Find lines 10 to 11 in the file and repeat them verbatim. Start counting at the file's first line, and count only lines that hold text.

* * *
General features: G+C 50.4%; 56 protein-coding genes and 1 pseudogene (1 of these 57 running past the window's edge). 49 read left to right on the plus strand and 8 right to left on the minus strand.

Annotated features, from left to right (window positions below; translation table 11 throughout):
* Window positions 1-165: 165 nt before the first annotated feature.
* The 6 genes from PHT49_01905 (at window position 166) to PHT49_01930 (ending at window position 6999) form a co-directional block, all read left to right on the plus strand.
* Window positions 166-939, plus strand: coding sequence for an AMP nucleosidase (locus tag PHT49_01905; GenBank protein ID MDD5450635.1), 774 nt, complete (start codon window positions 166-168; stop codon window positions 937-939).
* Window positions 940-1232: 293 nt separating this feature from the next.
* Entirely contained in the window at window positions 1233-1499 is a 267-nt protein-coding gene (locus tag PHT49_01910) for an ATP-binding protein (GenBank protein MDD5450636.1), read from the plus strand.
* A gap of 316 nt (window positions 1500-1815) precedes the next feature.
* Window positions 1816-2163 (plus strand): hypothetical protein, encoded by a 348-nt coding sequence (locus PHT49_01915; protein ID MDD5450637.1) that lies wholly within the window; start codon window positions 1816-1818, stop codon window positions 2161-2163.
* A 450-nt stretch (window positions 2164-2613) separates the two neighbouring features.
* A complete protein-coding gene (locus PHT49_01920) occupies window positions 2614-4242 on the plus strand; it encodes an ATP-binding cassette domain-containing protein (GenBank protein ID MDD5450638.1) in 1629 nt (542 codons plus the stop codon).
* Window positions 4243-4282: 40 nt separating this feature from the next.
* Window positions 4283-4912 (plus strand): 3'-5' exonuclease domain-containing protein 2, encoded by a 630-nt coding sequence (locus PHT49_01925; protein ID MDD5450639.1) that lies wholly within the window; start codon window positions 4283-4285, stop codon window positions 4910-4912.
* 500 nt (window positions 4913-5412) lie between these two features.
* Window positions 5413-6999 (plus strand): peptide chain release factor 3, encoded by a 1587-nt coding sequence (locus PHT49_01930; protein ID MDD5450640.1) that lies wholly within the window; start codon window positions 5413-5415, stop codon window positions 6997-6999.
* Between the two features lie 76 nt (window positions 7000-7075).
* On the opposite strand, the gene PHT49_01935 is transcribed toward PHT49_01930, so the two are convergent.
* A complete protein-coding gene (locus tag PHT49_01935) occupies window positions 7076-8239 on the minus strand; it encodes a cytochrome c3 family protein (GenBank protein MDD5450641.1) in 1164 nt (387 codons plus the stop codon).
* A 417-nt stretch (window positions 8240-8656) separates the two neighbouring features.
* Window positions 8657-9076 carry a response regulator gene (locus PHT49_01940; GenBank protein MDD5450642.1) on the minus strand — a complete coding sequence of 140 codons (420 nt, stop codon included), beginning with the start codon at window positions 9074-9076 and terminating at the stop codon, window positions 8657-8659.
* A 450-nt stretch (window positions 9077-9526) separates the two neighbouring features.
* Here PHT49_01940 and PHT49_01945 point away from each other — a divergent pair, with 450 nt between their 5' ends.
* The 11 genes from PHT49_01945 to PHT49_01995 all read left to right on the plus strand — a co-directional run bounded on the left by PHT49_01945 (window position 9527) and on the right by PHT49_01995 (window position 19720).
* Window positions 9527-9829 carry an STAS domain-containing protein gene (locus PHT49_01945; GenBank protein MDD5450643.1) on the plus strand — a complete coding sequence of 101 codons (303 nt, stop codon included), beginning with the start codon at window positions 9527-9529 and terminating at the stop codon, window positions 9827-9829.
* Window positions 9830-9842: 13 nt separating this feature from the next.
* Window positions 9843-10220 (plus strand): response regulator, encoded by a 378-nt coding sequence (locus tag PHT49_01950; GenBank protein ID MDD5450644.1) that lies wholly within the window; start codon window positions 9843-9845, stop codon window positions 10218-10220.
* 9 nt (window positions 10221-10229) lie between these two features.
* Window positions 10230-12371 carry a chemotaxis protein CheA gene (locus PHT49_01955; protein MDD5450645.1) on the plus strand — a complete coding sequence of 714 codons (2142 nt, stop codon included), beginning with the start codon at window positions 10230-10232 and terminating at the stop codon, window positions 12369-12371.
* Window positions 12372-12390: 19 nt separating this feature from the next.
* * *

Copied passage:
* A 450-nt stretch (window positions 2164-2613) separates the two neighbouring features.
* A complete protein-coding gene (locus PHT49_01920) occupies window positions 2614-4242 on the plus strand; it encodes an ATP-binding cassette domain-containing protein (GenBank protein ID MDD5450638.1) in 1629 nt (542 codons plus the stop codon).